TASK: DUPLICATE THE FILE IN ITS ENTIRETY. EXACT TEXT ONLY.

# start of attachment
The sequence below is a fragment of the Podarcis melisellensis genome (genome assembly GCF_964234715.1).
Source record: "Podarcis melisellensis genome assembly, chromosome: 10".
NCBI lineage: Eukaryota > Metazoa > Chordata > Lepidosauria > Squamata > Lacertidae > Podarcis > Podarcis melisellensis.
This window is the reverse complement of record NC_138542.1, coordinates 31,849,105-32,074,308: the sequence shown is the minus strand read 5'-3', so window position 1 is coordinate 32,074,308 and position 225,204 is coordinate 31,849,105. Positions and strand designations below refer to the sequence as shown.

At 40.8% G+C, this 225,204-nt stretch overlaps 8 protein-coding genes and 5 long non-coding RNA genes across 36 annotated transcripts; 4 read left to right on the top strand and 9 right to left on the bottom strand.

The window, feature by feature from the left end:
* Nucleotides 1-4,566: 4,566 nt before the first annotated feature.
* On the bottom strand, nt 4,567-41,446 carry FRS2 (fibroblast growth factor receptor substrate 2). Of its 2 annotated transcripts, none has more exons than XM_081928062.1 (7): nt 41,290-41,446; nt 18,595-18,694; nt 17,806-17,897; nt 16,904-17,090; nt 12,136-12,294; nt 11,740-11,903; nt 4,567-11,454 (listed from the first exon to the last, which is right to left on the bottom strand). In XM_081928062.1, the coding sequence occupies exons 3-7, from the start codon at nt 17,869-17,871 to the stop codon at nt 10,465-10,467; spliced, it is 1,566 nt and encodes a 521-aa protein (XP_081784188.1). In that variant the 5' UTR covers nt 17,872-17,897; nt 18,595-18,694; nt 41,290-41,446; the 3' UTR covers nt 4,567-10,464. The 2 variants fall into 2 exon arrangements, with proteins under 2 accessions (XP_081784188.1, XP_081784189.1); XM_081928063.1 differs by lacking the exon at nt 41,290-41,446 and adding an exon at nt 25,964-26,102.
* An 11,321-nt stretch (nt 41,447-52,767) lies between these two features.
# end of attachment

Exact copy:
The sequence below is a fragment of the Podarcis melisellensis genome (genome assembly GCF_964234715.1).
Source record: "Podarcis melisellensis genome assembly, chromosome: 10".
NCBI lineage: Eukaryota > Metazoa > Chordata > Lepidosauria > Squamata > Lacertidae > Podarcis > Podarcis melisellensis.
This window is the reverse complement of record NC_138542.1, coordinates 31,849,105-32,074,308: the sequence shown is the minus strand read 5'-3', so window position 1 is coordinate 32,074,308 and position 225,204 is coordinate 31,849,105. Positions and strand designations below refer to the sequence as shown.

At 40.8% G+C, this 225,204-nt stretch overlaps 8 protein-coding genes and 5 long non-coding RNA genes across 36 annotated transcripts; 4 read left to right on the top strand and 9 right to left on the bottom strand.

The window, feature by feature from the left end:
* Nucleotides 1-4,566: 4,566 nt before the first annotated feature.
* On the bottom strand, nt 4,567-41,446 carry FRS2 (fibroblast growth factor receptor substrate 2). Of its 2 annotated transcripts, none has more exons than XM_081928062.1 (7): nt 41,290-41,446; nt 18,595-18,694; nt 17,806-17,897; nt 16,904-17,090; nt 12,136-12,294; nt 11,740-11,903; nt 4,567-11,454 (listed from the first exon to the last, which is right to left on the bottom strand). In XM_081928062.1, the coding sequence occupies exons 3-7, from the start codon at nt 17,869-17,871 to the stop codon at nt 10,465-10,467; spliced, it is 1,566 nt and encodes a 521-aa protein (XP_081784188.1). In that variant the 5' UTR covers nt 17,872-17,897; nt 18,595-18,694; nt 41,290-41,446; the 3' UTR covers nt 4,567-10,464. The 2 variants fall into 2 exon arrangements, with proteins under 2 accessions (XP_081784188.1, XP_081784189.1); XM_081928063.1 differs by lacking the exon at nt 41,290-41,446 and adding an exon at nt 25,964-26,102.
* An 11,321-nt stretch (nt 41,447-52,767) lies between these two features.